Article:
My kids are totally into Yu-Gi-Oh!. For me it’s still a very arcane and complex game and manga. Mimi Ito’s Technologies of the Childhood Imagination: Yu-Gi-Oh!, Media Mixes, and Everyday Cultural Production (PDF, 140 KB) out of Structures of Participation in Digital Culture can shed some light for adults who sneer at it.
Working with highly technologized and phantasmagoric social sites like otaku practices and the media mix for Japanese children suggests a differently inflected research imaginary for those of us who study media technology. My effort has not been to suggest that we have seen a decisive shift in technologies of the imagination, but rather to evoke an emergent set of research questions tied to the new technologies and practices of a rising generation, and to an increasingly transnational network of otaku media hackers.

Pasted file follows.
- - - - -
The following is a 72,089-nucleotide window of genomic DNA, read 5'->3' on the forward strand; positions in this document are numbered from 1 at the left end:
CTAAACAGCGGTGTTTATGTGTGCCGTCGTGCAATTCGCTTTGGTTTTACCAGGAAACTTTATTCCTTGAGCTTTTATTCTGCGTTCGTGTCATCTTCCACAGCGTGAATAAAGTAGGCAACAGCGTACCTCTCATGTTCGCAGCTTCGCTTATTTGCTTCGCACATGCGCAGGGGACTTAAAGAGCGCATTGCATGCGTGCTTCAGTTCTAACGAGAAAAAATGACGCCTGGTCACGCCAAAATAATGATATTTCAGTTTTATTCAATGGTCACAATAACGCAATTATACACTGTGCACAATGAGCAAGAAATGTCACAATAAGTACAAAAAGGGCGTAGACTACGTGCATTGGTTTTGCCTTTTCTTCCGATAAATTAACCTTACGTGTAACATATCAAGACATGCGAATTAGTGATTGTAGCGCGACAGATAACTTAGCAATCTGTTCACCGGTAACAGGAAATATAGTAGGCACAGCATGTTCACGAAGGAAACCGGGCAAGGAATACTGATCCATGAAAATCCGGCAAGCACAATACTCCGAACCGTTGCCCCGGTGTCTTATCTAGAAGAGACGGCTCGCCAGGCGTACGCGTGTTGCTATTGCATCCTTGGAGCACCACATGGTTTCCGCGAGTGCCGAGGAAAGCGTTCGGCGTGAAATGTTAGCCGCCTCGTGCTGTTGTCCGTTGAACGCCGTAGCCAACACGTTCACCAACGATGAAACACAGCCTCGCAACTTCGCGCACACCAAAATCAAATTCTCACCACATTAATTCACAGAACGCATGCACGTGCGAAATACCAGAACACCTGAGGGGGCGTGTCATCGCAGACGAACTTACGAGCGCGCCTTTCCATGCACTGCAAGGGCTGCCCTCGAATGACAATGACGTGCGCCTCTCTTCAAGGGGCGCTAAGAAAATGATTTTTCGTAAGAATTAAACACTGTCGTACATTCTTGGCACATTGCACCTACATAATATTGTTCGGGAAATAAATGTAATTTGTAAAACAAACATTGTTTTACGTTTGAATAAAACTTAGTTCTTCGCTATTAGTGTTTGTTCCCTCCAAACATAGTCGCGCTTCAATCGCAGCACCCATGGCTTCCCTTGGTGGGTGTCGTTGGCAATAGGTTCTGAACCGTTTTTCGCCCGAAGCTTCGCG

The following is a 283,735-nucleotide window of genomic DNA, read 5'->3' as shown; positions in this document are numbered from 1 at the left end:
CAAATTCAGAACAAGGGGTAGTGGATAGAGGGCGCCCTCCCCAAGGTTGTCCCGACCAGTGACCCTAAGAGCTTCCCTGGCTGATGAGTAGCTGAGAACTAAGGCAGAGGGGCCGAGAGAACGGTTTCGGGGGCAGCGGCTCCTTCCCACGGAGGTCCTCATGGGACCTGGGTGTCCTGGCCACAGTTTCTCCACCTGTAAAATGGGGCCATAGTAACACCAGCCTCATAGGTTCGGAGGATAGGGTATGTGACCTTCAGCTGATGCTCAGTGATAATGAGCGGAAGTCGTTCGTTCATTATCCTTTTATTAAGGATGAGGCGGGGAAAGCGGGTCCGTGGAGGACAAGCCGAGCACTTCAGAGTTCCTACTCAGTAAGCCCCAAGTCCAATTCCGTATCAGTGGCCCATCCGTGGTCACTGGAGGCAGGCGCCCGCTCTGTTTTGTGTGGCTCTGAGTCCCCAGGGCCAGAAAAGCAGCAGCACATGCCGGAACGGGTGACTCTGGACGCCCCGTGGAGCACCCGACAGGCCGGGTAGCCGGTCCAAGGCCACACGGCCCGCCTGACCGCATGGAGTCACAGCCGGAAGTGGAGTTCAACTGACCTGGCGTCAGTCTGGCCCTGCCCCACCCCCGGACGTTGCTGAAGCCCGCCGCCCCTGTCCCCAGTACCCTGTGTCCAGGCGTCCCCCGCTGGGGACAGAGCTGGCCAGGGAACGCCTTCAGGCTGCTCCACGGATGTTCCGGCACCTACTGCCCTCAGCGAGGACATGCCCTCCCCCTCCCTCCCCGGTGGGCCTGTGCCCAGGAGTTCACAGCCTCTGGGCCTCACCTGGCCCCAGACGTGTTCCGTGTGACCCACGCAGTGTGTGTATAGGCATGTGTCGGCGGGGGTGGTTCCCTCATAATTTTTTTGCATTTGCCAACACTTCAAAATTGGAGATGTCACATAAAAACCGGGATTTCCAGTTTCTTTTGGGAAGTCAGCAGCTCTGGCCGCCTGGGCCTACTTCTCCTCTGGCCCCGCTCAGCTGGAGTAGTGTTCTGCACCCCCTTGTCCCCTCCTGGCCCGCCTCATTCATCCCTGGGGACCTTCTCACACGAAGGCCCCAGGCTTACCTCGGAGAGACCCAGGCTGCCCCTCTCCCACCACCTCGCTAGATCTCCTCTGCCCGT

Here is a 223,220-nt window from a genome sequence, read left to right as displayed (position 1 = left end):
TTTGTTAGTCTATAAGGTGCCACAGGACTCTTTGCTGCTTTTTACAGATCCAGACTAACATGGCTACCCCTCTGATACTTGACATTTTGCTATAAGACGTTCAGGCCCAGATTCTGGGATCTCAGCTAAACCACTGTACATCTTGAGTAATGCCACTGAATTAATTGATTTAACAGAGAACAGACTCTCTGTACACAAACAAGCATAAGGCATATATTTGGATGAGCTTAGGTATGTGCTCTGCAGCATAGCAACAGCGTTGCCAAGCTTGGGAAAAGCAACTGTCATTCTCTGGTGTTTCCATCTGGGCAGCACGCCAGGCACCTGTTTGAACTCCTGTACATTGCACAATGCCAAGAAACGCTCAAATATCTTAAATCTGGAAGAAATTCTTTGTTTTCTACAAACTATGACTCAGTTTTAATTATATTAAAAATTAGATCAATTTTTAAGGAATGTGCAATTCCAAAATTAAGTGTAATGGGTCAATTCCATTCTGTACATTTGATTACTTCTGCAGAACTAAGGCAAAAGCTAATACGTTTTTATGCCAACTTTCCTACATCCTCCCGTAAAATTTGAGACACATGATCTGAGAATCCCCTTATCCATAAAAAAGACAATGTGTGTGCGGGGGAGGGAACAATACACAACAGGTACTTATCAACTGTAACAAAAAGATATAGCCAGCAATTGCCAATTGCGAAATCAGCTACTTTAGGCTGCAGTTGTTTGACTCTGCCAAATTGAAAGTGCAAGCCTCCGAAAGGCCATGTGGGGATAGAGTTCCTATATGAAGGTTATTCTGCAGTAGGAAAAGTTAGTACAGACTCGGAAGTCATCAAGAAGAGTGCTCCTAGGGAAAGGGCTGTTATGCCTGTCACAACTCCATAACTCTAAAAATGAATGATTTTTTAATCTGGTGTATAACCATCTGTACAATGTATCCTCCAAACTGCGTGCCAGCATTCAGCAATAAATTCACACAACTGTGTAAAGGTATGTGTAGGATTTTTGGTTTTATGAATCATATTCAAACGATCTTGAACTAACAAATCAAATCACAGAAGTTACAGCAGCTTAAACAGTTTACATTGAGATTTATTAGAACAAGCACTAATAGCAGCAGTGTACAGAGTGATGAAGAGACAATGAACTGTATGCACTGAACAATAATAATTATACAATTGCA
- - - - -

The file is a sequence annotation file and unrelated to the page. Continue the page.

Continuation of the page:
Just as electronic media and globalization have forced a rereading of more traditional social-scientific concepts such as place and locality (e.g., Appadurai, 1996b; Gupta & Ferguson, 1992; Meyrowitz, 1985), media mixing* invites attention to social and cultural processes in all media, both old and new. Media mixing involves attention to a highly distributed and pervasive imaginary that spans multiple material forms, an imaginary that is massive, but not mass. In addition to an analysis of the relation between reality and text, production and consumption, media mixing also demands that we query the relation between differently materialized and located texts, exploring issues of intertextuality, multiple materialities, and a distributed field of cultural production. Perhaps most important, the media mix demands a continued attentiveness to the politics, productivity, and creativity of the everyday, as technologies of the imagination populate even the most mundane corners of our daily lives.
Other Networks: Media Urbanism and the Culture of the Copy in South Asia by Ravi Sundaram (PDF, 148 KB)